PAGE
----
That’s if you want things to change though, because it doesn’t have to. Not everyone works with a conception of the self as incoherent and ambivalent, nor do they feel comfortable with that. Nor do I expect anyone to accept the desire to experience the edge of what is bearable as a form of reasoning for undertaking a yoga practice. But maybe through the structure of the practice it is possible to discover a form elastic enough to manage what living throws at us. And undertaking the risk of believing in utopian ideals like samadhi or love provides some traction for us in the somewhat lacklustre present.

In thinking about exhausted sovereignty I have been thinking about what it might mean to construct a world where the means of reproduction does not depend on the wearing out of bodies. Or where our objects (like love) do not destabilize the world they are disciplined to organize. The bodily wearing out we feel in practice is a radically new experience of the bodies we inhabit all too often decayed and desensitised by substances and stimulants the world offers to us as modes of getting by. In my academic life I often ponder the idea of building space for flourishing. This is easily dismissed as naive or trivial, it’s what happens when you spend too much time staring at clouds and doing yoga-stuff.

Yet when I speak of allowing space for flourishing I am suggesting allowing space to be incoherent, inconsistent, and ambivalent; to desire without a clear object (or to desire for bad objects, or dead objects); to think about the self as one who fluctuates and normativity as a man-made rhythm and not an obligation; to think about capaciousness; for optimism not to be devalued; to have freedom to feel things for no reason and to give room for the inassimilable.

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Last night I read this story about solitude. In it the author describes how when travelling on a commuter rail line he sits in a rear-facing seat. “I like the illusion of being drawn from the present into the future. To sit there is to withdraw.”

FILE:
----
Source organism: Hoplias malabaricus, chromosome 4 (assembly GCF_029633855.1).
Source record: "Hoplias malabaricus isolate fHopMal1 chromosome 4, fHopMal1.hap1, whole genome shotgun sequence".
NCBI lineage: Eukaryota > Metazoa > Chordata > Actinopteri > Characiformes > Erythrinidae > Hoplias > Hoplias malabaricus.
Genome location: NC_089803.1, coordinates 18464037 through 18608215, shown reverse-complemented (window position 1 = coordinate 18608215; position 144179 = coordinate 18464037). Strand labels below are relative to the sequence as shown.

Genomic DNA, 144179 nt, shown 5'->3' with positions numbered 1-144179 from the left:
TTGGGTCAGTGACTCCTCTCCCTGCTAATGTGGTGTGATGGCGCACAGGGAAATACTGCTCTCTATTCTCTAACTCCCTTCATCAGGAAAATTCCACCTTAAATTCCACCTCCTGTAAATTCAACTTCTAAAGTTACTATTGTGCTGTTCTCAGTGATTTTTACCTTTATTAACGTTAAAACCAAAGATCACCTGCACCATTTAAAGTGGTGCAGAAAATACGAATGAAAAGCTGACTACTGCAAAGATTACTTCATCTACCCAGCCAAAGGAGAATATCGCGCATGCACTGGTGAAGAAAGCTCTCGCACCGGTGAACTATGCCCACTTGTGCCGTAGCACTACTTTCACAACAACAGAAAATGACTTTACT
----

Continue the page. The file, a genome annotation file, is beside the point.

It’s an ongoing project, to retrieve the residue.

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Under the Skin.

It is at work everywhere, functioning smoothly at times, at other times in fits and starts. It breathes, it heats, it eats. It shits and fucks. – Deleuze & Guattari, Anti-Oedipus.

Sometimes yoga talk throws around bad science. I’m not a scientist so I find this amusing. People might start a practice wanting to transcend these fleshy casings we call bodies: lose weight, get fit, heal injuries, ease the pain. But the daily practice soon gets wearing when it confronts you with your too fat, too stiff, too old body over and over again. It hurts. Focussing too much on alignment, talking about anatomy, and god forbid, using props, this is all just distractions, laziness. We’re turning our bodies inside out to uncover the subtle body – to become a body-without-organs. How can we become enlightened when that block is cushioning our fall, or if we can’t mentally overcome our back pain.

But it makes sense: get the body out the way and you can concentrate on ‘things that matter’. I was laughing with a friend the other day over our relative poverty. “I can’t keep my concentration”, he said, “I’m concerned about money all the time. I can’t pay attention.”

Yoga talk also gets it confused when it starts talking about sacrifice. The practice should be a matter of desire, not cultivating indifference. We can loosen those attachments and still desire. There’s no good and bad morals here. This is about being vigilant: it’s about developing an ethical practice.

The practice is wearing because there’s no remedy for all the stuff that gets under the skin. We just get hyper aware of how the outside gets in. Sometimes this starts as a fixation on food, or keeping a strict sleep cycle; distancing the self from ‘bad’ toxins: late nights out, casual sex, pollution, noise.